Partners in crime – update on armyworms and ‘herringbone caterpillars’

Armyworms and ‘herringbone caterpillars’ continue to be found together in cereal crops, although armyworms are becoming more dominant.

Where have they been reported?

Since the last issue of PestFacts south-eastern, armyworms (Persectania ewingii or Persectania dyscrita) along with ‘herringbone caterpillars’ (Proteuxoa spp.) have been found in the Victorian Wimmera, Mallee and Northern Country, and in the NSW Riverina.

In the Wimmera (Rupanyup, Charlton and Warracknabeal areas), many barley and wheat crops planted into standing stubbles are experiencing light to moderate foliar damage by small and medium sized armyworms and in many cases, ‘herringbone caterpillars’ as well. The damage is now becoming more obvious although it was quite restricted only weeks ago (<1% of crop).

In the Mallee, lupins have also been attacked by ‘herringbone caterpillars’, and possibly armyworms as well. 

cesar consultants have identified armyworms and ‘herringbone caterpillars’ causing light foliar damage to multiple cereal crops in the Wimmera, and peripheral damage to a wheat crop north of Benalla in the Victorian North East.

Irrigated grass pastures have been eaten out by armyworms in the Moulamien area of the NSW Riverina.

Feeding damage by armyworms to grass pasture irrigation bays in the NSW Riverina. Photo by Chris Lucas

About these caterpillars

For a second consecutive year, armyworms are challenging cereal crops, through defoliation, particularly in western Victoria. This goes against the conventional wisdom that armyworms appear irregularly in seasonal surges and subsequently decline in pest status for a number of years.  

For comprehensive information on armyworms, including their occurrence, lifecycle, behaviour and management strategies, go to armyworm within the PestNote series. 

Click here for more information on identifying and managing  ‘herringbone caterpillars’.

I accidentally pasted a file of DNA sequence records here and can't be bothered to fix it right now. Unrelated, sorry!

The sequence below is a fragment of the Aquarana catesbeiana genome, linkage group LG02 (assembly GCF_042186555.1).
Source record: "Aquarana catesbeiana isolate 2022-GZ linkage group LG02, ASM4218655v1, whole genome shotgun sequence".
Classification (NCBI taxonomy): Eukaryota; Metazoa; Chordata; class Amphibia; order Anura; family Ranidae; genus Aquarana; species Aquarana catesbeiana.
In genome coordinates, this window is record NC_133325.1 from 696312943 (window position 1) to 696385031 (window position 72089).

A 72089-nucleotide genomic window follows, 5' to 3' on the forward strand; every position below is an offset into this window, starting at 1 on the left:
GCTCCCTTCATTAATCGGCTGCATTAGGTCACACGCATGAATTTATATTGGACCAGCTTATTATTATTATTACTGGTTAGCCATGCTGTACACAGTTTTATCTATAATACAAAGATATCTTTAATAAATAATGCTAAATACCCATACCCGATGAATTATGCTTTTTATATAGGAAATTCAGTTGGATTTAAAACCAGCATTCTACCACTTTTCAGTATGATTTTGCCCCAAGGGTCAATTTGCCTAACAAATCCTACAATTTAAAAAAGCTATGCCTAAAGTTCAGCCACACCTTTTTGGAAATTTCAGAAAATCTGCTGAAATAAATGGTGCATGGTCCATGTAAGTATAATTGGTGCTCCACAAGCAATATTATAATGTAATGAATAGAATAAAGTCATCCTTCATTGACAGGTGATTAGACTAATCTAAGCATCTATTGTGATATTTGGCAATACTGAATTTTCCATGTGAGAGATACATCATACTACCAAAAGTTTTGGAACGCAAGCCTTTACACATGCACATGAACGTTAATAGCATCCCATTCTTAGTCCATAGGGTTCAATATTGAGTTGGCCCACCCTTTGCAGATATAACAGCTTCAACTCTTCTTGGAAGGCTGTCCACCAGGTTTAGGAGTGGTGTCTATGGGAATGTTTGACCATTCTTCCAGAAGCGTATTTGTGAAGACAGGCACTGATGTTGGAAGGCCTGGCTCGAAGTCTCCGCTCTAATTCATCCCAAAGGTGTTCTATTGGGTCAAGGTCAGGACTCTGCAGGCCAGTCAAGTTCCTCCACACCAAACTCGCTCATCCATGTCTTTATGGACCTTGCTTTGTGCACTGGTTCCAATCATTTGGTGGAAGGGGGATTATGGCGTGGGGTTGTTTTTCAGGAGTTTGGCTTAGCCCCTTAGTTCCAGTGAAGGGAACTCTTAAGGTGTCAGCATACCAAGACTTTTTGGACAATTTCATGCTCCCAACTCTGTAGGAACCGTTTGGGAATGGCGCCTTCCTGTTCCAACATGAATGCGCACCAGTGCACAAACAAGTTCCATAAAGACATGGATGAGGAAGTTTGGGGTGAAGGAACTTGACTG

Our advice

Ensure correct identification of caterpillars before deciding on the most appropriate management action required.

The use of insecticides in early spring to control caterpillars may be necessary to protect crops from extreme defoliation. Be aware of the trade-off in eliminating the beneficials that, in many cases, control moderate aphid and caterpillar populations. The loss of beneficials can often induce earlier or secondary pest outbreaks.

Currently, most armyworm caterpillars are too large to pose a risk (from head lopping) to maturing barley later in the season. Wheat is rarely at risk of head lopping. 

Our pest model predicts the current generation of armyworms is very likely to cease feeding and pupate well before most barley crops are susceptible to head lopping.

Armyworm caterpillars that are greater than 8-10 mm in length will stop feeding by 8th-20th  of October. In most cases this is before the most vulnerable maturing stage of barley crops where large caterpillars can chew through the stem below the head.


Sources of field reports

Brad Bennett  – Consultant, AGRIVision Consultants (Victorian Mallee)

Ben Cordes – Agronomist, Tylers Hardware & Rural Supplies (Victorian Wimmera)

Chris Lucas – Biosecurity Officer, Local Land Services (NSW Riverina)

Luke Maher – Agronomy consultant, AGRIVision Consultants (Victorian Mallee)

Matt McLoughlan – Agronomist, Mr Agronomy (Victorian Wimmera)

Kelly Angel (@kangel62)

Cover image: Photo by Chris Lucas

What is Pestfacts south-eastern?

PestFacts south-eastern keeps growers and advisers informed about invertebrate pests and beneficials in broadacre crops and pastures during the winter-cropping season in Victoria and southern New South Wales.


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Since 2019 PestFacts south-eastern has been running through IPMforGrains: Best Practice Insect Pest Management, a project delivered by the National Pest Information Network (Cesar Australia, DPIRD, QDAF, NSW DPI, and SARDI). This project aims to provide grain growers and advisors with information on invertebrate grain pest occurrence and equip industry with the knowledge needed to implement integrated pest management practices. This initiative is a GRDC investment and includes in-kind contributions from all project partner organisations.

The online PestFacts south-eastern collection also includes a selection of articles published between 2015 – 2018 when the service was run through a previous GRDC investment, The National Pest Information Service.

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